The numbers say 37.1 - 35.1 in favor of Michigan but I can't help but feeling this is a game where special teams is finally going to cost us. Yet after all of this analysis, everything is evenly divided, so I'm not going to pick against Dilithium at home.

Michigan 42
Michigan State 38

/By Saturday at 3:30 I will have convinced myself Michigan is going to win 49-14.




October 6th, 2010 at 6:27 PM ^

The accurate definition of a "bend-but-DON'T-break" defense is one that bends all the way down to the red zone and then HOLDS the other team out of the end zone, usually to a FG attempt.

Michigan has a classic "bend-AND-break" defense, which is never the intended design of a defense and is certainly NOT what GERG is trying to accomplish. 


October 6th, 2010 at 7:02 PM ^

But the points per yard for Indiana was very low, implying bend don't break. osu had only a few more yards vs EMU than Indiana vs us yet put up 70.

The caveat for "break" on this Michigan defense is that it means the bend-don't-lose instead of bend-don't-score!

blue in nola

October 6th, 2010 at 6:39 PM ^

at my usual gathering of michigan fans at the only good sports bar in uptown new orleans, our reaction to the gordon interception was the same - three of us yelling ou tplease don't fumble repeatedly until he was tackled....

myantoniobass …

October 6th, 2010 at 8:09 PM ^

"Would Mrs. Steelymax please report to the nearest first aid station.  And if anyone locates a severed left arm, please report to first aid.  Enjoy the blowout."  For some reason a blowout against Sparty would be even more satisfying than O-state.  The reason is I believe State has made a big deal out of beating us back to back when we were down.  O-state on the other hand respects the rivalry and knows how quickly things can turn from bad (thanks John Cooper) to good (grrr Sweatervest).   


October 6th, 2010 at 8:32 PM ^

Dominating the yards, losing the turnover battle, and still winning by double figures is "lucky"?

There's no way this is a blowout either way. Michigan's offense is too good to get blown out by any but the best defenses (and even that's arguable), and the defense is too awful to manage a blowout against non-baby-seal competition. I have no idea who's going to win, but it will probably be 38-35, 42-38, or 45-42.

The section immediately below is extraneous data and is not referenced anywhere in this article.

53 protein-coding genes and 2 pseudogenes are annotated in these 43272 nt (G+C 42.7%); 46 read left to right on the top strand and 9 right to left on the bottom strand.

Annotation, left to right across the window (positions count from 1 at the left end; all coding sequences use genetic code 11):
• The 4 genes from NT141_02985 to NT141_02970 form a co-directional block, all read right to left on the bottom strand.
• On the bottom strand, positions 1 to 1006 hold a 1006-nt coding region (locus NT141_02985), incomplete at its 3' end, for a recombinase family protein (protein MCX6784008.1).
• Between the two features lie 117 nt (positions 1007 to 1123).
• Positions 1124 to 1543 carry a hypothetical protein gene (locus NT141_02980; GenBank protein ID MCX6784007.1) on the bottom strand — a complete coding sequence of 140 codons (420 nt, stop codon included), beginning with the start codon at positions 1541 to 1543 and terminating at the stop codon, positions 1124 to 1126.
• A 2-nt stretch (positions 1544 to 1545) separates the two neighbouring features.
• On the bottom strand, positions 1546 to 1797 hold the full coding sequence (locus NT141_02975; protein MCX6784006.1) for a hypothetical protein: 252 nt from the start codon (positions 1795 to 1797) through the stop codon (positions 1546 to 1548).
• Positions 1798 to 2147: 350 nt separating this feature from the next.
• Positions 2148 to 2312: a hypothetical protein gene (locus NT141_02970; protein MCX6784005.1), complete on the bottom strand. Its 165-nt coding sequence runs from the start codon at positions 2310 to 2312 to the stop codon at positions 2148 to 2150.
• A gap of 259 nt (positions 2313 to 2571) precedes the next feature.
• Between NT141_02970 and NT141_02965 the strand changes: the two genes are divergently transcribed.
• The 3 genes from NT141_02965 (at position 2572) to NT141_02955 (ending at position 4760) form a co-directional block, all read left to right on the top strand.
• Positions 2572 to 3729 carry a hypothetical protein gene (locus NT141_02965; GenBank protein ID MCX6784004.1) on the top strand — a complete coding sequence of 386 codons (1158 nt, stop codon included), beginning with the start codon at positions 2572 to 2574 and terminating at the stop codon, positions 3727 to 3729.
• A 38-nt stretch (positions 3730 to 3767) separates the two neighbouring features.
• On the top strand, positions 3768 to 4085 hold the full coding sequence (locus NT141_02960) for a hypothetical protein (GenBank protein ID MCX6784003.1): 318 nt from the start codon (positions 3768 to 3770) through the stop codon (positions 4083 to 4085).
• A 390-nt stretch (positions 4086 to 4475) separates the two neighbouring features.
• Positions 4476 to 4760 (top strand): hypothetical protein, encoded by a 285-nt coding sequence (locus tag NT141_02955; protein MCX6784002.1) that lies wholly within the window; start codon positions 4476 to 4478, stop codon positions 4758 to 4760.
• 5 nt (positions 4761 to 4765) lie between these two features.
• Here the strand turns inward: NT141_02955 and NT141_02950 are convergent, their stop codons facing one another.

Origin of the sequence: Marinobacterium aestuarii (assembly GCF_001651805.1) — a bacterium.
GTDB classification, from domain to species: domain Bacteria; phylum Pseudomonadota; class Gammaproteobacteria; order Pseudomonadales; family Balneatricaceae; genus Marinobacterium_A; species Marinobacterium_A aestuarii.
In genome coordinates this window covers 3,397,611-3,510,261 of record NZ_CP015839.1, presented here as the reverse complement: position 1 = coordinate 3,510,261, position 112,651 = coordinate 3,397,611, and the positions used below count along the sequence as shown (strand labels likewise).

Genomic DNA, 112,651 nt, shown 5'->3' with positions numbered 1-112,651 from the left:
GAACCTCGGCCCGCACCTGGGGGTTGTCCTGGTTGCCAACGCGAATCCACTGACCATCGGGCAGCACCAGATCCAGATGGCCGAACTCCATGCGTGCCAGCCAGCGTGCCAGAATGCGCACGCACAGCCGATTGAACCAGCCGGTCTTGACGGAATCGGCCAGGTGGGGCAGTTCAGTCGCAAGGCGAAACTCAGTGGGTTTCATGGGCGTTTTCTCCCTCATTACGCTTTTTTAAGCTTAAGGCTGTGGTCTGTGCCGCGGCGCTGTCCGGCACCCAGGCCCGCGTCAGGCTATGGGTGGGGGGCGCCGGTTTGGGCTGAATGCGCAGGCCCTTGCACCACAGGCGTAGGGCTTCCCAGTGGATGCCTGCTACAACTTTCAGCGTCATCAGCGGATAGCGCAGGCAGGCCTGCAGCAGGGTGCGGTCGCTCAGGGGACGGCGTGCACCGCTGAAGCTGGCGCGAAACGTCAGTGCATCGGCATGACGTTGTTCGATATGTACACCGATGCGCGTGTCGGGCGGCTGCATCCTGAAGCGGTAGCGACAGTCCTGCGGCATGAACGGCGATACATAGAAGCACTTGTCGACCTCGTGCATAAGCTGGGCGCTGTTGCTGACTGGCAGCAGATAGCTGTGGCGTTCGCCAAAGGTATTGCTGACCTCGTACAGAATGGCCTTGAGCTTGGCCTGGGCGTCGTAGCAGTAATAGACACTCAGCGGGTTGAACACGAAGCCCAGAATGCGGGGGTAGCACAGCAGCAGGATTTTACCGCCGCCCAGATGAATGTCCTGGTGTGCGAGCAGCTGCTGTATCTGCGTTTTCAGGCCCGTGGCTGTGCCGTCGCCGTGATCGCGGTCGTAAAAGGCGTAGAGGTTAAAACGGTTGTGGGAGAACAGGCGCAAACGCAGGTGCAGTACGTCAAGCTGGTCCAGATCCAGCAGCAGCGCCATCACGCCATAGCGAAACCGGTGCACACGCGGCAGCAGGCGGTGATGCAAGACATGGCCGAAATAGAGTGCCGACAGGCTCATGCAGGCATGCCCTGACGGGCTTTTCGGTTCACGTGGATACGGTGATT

Blue in Yarmouth

October 7th, 2010 at 8:29 AM ^

I would love to believe that we would blow you out but I just don't see any blowouts happening from here on out. I am hopeful we see an improvement on defense such that I can be confident we will win games before they actually are played but at this point, I can't say with any degree of confidence that we will win any given game remaining on our schedule.

By the same token, there is no game I look at and say "this is a loss, no question". This makes for a very exciting season, but it is taking years off my life I think.

Anyway, I agree with you, there will be no blowout on saturday. What I am hoping for is a win (obviously) and some visible improvement on the defensive side of the ball. If we start seeing that on a weekly basis I think we can make a run at the big 10 title.


October 6th, 2010 at 7:36 PM ^

If our defense can slow down sparty's run game, our offense should have more time of possession. I'd take my chances on Cousin's throwing INT or INC which will allow for more 4 and outs.  This game is HUGE for our program, RR and the team.  Win this game and I could see us winning at least 3 more games and finishing a 9-3 record.  If we lose, I still think a 7-5 record is possible. 

I actually feel better about this game then traveling on the road to IU last weekend.  I was really nervous last week at this time about a possible IU upset.  The defense should be quite motivated by the big crowd. I hope everyone at the game will make some noise.  My prediction.  UM 42  -  MSU 29 (lots of FG's for spartys)!


October 6th, 2010 at 9:17 PM ^

I coached high school football for several years and can say with some degree of confidence that the one thing you simply cannot prepare a team for is speed.  No matter how good your schemes are....no matter how well coached your players are..... you simply cannot get someone to mentally compensate for a person running at a rate of speed they've never seen before.   You can simulate power, you can simulate different passing formations and routes but you cannot simulate speed to a player if they dont see it in practice.  Muscle memory is too strong and the defensive player will take their expected angle only to find the player they are pursuing gone.  It's the #1 reason Denard is SO deadly and hard to stop.  Opposing coaches cant put players on the scout squad who can run at a pace that would train their defense to position themselves properly for containment.